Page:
20th Century Fox recently announced that Jeff Goldblum will be returning to reprise his role as recycling-obsessed bicycle enthusiast and chess-playing alien destroyer David Levinson in Independence Day 2, set to release 20 years after the decade-defining first film. Independence Day was monumental in a number of ways: It solidified Will Smith as a bankable A-list action star, it launched the career of Roland Emmerich, it began the trend of viral marketing with a Super Bowl trailer that industry people still talk about to this day, and it gave us a video of Randy Quaid jackhammering his dead-eyed wife in a Rupert Murdoch Halloween mask.
It was still a more dignified outing than Christmas Vacation 2.
Independence Day also created the "show a major landmark getting destroyed" genre of modern disaster films (many of which were made by Emmerich), although none that followed in its wake would ever top the White House and the US Bank Tower getting detonated by goddamned alien death rays.
And when Goldblum's involvement was announced, the Internet rejoiced. "Finally, the Independence Day sequel we all deserve!" they seemed to say. "We're going to party like it's 1996!" Which means we're going to have to cut the party short so we can wake up in time for school in the morning.
It'll take hours to clean the cobwebs off our favorite Doc Martens.
The thing is, what reason do we have to be excited, other than just general enthusiasm for another Jeff Goldblum movie? Independence Day came out almost 20 years ago, and it was kind of a big risk when it did -- an effects-heavy science fiction / action film with no big name stars. There was a reason 20th Century Fox created viral marketing for this movie -- they had to trick people into wanting to see it. Remember Cloverfield? That's the kind of mystique that was surrounding Independence Day (or ID4, for all you down-ass motherfuckers) in the months before its release. That first trailer came out of nowhere, and Fox was careful to let very little information about the movie come out until right before it premiered. And at the time, we had never seen anything like it. Now, in 2015, I can name at least half a dozen films exactly like Independence Day that came out just within the past year.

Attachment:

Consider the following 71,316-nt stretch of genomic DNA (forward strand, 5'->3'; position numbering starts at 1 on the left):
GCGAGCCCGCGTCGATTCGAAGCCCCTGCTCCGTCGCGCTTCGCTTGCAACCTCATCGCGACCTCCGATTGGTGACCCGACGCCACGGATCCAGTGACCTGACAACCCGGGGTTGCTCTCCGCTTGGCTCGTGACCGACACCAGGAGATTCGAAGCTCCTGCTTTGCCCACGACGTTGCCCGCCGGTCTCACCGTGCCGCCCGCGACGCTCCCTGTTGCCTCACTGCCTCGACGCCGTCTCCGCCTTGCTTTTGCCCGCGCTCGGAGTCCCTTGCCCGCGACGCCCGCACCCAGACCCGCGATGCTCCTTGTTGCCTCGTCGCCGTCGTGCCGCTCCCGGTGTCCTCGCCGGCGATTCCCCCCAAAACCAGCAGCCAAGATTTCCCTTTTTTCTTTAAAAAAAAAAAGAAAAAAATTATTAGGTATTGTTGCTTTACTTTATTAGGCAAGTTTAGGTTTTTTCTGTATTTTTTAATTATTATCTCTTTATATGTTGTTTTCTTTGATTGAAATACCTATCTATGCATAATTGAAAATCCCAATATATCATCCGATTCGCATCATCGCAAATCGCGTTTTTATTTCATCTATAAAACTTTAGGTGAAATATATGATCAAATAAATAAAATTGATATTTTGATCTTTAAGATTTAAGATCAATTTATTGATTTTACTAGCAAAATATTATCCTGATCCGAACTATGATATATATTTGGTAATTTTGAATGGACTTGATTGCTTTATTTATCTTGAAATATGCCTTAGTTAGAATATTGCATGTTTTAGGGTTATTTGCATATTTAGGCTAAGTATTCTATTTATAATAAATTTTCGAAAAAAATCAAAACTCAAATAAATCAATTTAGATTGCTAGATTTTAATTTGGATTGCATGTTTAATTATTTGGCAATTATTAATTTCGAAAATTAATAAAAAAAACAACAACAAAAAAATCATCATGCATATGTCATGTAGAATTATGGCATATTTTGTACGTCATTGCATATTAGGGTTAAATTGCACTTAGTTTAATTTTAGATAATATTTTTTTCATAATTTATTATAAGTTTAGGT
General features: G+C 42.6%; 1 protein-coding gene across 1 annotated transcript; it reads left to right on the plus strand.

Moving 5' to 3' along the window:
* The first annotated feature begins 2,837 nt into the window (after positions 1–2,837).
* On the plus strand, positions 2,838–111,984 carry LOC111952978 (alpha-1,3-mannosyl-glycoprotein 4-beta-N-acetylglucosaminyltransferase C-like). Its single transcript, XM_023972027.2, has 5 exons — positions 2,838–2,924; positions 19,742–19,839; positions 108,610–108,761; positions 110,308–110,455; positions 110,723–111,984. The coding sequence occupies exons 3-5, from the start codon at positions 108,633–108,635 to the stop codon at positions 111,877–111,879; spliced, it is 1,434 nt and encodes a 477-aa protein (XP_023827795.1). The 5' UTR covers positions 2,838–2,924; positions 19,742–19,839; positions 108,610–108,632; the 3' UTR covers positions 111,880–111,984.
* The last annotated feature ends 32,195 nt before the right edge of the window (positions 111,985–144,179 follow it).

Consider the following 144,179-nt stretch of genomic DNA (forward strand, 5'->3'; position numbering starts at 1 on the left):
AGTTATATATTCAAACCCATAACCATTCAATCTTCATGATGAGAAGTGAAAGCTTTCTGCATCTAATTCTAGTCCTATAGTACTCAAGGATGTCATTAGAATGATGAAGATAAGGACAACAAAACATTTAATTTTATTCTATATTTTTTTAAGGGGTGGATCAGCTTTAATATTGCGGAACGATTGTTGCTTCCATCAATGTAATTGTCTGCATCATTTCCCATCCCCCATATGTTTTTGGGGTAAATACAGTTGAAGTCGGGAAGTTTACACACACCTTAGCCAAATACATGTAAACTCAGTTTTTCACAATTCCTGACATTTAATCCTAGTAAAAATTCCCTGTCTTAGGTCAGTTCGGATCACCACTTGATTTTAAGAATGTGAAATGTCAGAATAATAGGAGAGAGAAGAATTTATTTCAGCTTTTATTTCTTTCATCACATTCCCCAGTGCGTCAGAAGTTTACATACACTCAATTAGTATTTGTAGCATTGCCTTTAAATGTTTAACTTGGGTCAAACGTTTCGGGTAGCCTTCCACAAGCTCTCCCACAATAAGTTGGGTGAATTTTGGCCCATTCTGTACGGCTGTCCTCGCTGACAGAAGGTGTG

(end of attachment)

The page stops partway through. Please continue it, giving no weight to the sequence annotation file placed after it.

Roland Emmerich hasn't done much with the keys to the kingdom we handed him back in '96, either. So far, he's produced a terrible Godzilla reboot, The Patriot, the jumbled masses of terrible science and idiot confusion that were 2012 and The Day After Tomorrow, 10,000 B.C., and White House Down. There was also a dumbass movie about Shakespeare somewhere in there. Half of those movies follow the exact same road map he established in Independence Day, and it hasn't exactly gotten better with each retelling.
Except in Day After Tomorrow, it's humanity that catches a cold.
Also, all of the aliens were defeated at the end of the first film, and not in a gentle way -- Will Smith and Jeff Goldblum fly the crashed alien ship from the famous Roswell incident into space, dock at the alien mothership, upload a computer virus that Goldblum invented while he was drunk in Area 51, then fire a nuclear missile directly into an alien's face to blow up the entire invading fleet and rocket back to Earth on a wave of atomic celestial fire. Where the hell do you go from there?
"Going to chase survivors all over the Milky Way -- excuse me, the Willky Way."
The point is, Goldblum or not, when has waiting two decades for a sequel ever resulted in a movie we enjoyed? What are our examples? The Phantom Menace? Kingdom of the Crystal Skull? Shit, waiting five years is risky business, even if you're Ghostbusters II.
Emmerich and his producing partner Dean Devlin seem to be at least partially aware of this, too. Fox originally greenlit two Independence Day sequels, to be filmed back to back, but Devlin recently stated in an interview that they've decided to only film one for the time being, just to make sure people still give a shit about Independence Day. I'm barely paraphrasing there.
Zoolander (And Any Comedy Sequel)
Earlier this week, Ben Stiller and Owen Wilson delighted fans the world over by appearing at a fashion show as their respective characters Derek Zoolander and Hansel to announce the production of a new Zoolander film, which many of you may recognize as a sequel to a movie that came out 12 years ago and died the death of a carnival goldfish at the box office. This could possibly be blamed on the fact that Zoolander came out two weeks after 9/11, but we were kind of blaming everything on 9/11 back then.
That said, Zoolander has some legitimately funny moments, and has since earned a solid fanbase on video, so the response to the announcement rang overwhelmingly positive across all four corners of the Internet.
Especially the duckface corner.
To rebut that blindly enthusiastic response, I ask you this: How many comedy sequels have actually been good? Furthermore, how many Ben Stiller sequels have actually been good?
Think about it -- with very little exception, every single comedy sequel that has ever been produced has, at best, been a huge waste of time. Caddyshack II. Both goddamn Dumb and Dumber sequels. Fletch Lives. Hot Tub Time Machine 2. Another 48 Hrs. Anchorman 2. Beverly Hills Cop 2 and 3. The wholly unnecessary Hangover trilogy. Crocodile Dundee in Los Angeles. The aforementioned Ghostbusters II had multiple legendary comedic geniuses behind it, and even they couldn't figure out where the hell to go with their sequel.